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Best of 2021

Top Gear's quest for the perfect driving shoe: a collection

TG staffer talks you through his wardrobe. TG staffer instantly regrets opening up his wardrobe

The quest for the perfect driving shoe
  • The quest for the perfect driving shoe

    Driving shoes. Pure marketing guff. No one buys them, because the truth is we drive in whatever we can find two of nearest the door when we’re about to head out. But you have a pair of shoes you like to drive in. Of course you do. You’re thinking about them now. And realising how they are something you’ll never speak about in public.

    Welcome to your safe space. Because I admit it: whenever I buy shoes I always consider what they’ll be like to drive in. So instead of a barn full of cars I thought I’d run you through my driving shoe collection. Just be glad smell-o-vision isn’t a thing.

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  • Merrell Blue Dusk hiking/trainer jobs

    Merrell Blue Dusk hiking/trainer jobs

    You shouldn’t actually be looking at these, but instead a pair of Adidas Terrex. But then my wife threw them out. Fair enough, topside ventilation was far better than the manufacturer ever intended and the soles had completely worn away. But that meant pedal feel was nigh-on perfect. They still had much better structural rigidity than these Merrells which are now my default feed-the-pets/empty-the-compost/do-jobs/don’t-be-seen-in-public shoes. Easy on and off, zero grip on grass, not much more on pedals.

    Car equivalent: VW Tiguan

    Rating: 5/10

  • New Balance trainers

    New Balance trainers

    I know they look battered, but that’s because they’ve been loved. Bought because retro trainers go with anything, they then turned out to be quite the best pair of driving shoes I owned. Reasonably stiff sole, don’t slip off the pedals, comfortable on long drives so no sore heels. The only criticism is that they’re narrow soled, which in manual cars means heel ‘n’ toeing can occasionally be an issue. There. This is the sort of shoe buying advice you don’t get in Clarks.

    Car equivalent: Porsche Cayman

    Rating: 9/10

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  • Salomon hiking boots

    Salomon hiking boots

    Probably the best pair of shoes I own. Eight years old, have hiked all over the world, my default harsh environment footwear of choice. If I’m going anywhere icy or mountainous or sandy and deserty, these are the first things in the bag. Absolutely no pedal feel whatsoever. In fact the sole is so thick I have to slide the seat back an extra notch. Good for making me feel tall though. Used them for skidding about on ice. My satisfaction knows no bounds.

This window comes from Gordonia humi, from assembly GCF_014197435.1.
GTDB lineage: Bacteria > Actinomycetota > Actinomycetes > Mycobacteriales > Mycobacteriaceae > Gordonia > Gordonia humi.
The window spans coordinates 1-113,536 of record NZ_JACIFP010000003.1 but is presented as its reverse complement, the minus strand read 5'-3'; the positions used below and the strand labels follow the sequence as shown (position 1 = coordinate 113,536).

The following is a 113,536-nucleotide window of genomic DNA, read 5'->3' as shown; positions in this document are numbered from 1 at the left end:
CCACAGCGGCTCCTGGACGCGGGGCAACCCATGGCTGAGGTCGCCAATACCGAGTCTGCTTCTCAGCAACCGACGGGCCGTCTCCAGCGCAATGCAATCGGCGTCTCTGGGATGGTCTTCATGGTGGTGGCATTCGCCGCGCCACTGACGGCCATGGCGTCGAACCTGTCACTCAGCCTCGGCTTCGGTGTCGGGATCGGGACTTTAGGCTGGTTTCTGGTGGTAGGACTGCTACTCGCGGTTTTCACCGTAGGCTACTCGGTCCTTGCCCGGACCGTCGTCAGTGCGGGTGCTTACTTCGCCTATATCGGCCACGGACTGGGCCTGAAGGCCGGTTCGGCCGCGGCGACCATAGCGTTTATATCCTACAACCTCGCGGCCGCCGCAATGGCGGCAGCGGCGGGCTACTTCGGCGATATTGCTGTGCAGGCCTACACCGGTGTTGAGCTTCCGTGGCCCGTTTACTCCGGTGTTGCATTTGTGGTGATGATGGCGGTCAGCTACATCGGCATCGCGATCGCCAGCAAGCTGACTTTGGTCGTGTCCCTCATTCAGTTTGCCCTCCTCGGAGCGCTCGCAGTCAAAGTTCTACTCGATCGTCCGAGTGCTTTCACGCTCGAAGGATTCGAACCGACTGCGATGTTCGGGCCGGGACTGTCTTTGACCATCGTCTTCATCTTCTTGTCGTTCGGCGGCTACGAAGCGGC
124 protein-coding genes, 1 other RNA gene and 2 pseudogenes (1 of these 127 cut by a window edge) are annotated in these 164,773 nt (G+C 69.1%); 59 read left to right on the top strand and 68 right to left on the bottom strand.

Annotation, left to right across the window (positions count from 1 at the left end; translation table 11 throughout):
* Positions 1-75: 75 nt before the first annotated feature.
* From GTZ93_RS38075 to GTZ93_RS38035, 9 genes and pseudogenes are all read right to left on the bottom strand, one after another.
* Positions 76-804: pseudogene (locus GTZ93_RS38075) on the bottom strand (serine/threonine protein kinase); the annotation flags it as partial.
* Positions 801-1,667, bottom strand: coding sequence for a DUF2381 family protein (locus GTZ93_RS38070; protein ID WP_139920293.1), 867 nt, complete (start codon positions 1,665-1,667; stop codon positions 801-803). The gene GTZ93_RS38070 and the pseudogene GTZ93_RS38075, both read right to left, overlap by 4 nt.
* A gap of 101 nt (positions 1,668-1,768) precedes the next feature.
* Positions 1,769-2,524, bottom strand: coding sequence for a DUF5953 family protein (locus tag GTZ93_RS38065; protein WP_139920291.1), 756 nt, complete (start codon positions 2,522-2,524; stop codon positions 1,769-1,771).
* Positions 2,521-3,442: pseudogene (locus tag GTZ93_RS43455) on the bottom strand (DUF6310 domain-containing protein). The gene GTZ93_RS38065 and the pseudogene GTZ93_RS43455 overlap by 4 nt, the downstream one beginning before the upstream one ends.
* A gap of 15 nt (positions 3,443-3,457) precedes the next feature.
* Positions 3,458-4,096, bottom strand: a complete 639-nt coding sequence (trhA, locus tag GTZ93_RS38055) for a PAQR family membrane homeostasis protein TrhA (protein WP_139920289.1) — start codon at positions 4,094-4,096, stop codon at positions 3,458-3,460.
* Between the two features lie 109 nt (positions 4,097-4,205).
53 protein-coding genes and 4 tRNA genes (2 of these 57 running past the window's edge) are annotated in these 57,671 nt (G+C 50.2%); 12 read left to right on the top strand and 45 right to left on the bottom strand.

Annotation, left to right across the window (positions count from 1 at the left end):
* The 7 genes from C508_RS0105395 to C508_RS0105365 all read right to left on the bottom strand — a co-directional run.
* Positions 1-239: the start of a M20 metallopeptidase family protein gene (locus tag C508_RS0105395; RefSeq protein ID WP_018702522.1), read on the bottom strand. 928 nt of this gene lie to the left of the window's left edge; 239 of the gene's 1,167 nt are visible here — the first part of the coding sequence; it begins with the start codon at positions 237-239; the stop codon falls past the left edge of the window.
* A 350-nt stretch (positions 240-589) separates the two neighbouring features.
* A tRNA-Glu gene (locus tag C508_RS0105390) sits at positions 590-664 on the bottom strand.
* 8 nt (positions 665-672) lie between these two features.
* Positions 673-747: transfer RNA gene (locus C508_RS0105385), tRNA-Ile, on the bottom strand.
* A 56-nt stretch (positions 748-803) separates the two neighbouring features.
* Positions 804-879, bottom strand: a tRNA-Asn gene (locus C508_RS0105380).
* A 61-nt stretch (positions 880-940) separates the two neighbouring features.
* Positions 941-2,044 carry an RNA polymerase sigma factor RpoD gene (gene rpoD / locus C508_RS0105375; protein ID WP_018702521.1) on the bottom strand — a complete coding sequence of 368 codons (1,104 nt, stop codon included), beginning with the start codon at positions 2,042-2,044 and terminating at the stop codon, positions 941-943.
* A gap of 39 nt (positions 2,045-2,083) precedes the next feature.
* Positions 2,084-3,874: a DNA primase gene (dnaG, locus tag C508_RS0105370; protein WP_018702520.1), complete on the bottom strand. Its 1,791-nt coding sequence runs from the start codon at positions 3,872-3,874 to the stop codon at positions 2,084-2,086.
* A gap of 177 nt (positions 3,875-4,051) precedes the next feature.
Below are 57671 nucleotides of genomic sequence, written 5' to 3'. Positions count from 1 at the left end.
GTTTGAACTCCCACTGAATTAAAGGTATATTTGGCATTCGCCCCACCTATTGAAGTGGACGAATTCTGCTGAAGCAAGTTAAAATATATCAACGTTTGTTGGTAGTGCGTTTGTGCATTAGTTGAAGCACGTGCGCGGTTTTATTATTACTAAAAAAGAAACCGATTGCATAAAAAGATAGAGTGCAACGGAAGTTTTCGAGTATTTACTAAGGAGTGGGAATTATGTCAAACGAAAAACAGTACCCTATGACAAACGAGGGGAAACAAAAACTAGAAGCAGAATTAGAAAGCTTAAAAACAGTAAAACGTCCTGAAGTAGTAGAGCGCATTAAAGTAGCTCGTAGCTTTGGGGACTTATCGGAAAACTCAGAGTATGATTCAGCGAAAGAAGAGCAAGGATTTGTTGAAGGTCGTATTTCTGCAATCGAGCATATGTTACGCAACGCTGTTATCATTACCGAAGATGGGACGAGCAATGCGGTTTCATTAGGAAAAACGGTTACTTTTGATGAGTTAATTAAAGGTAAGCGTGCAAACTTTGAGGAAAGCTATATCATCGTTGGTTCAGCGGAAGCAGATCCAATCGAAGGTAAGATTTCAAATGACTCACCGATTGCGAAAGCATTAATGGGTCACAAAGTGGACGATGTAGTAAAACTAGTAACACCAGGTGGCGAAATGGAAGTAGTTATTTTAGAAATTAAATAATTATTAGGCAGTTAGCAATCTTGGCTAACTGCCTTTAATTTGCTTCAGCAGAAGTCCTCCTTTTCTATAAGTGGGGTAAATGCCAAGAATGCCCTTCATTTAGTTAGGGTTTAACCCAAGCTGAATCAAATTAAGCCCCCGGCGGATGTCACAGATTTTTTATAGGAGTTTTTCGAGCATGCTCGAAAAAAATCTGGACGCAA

Car equivalent: Bowler Wildcat

    Rating: 6/10

  • Skechers Classic 

    Skechers Classic 

    These were a mistake. Lovely to travel in – the perfect flight shoe in fact since they’re easy to slip on and off at security. But way too spongy and soft underfoot which means the brake pedal feels like a marshmallow. Baggy fit, too. Hopeless.

    Car equivalent: Kia Xceed

    Rating: 3/10

  • Sabelt racing boots

    Sabelt racing boots

    If I remember rightly these were a gift on a Nissan launch I didn’t even go on. I think the photographer got given them, didn’t want them, so passed them on to me. This is not footwear to be seen in anywhere other than a racetrack, and even then I am immediately suspicious of anyone who turns up to a trackday in fast footwear. Irritatingly they’re very good to drive in: really firm sole, loads of feel, wide enough forefoot for heel and toeing. But socially I just can’t do it.

    Car equivalent: Caterham 620S

    Rating: 10/10 (for driving) 1/10 (for social acceptance)

  • Inov8 Roclite 290

    Inov8 Roclite 290

    Latest addition to the collection. I have high hopes for these. My wife believes I bought them for running. I did. Kinda. But I mainly got them because I seem to grind away soles like I’m asphalt surfing and these claimed to have graphene in the soles. We’ll see. Lightweight and airy, quite firmly padded, but a bit too much flex in the raised studs at the moment. Not good for pedal feel. That will improve. Expect these to score more highly in a year.

    Car equivalent: Alpine A110

    Rating: 8/10

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  • Paul Smith boots

    Paul Smith boots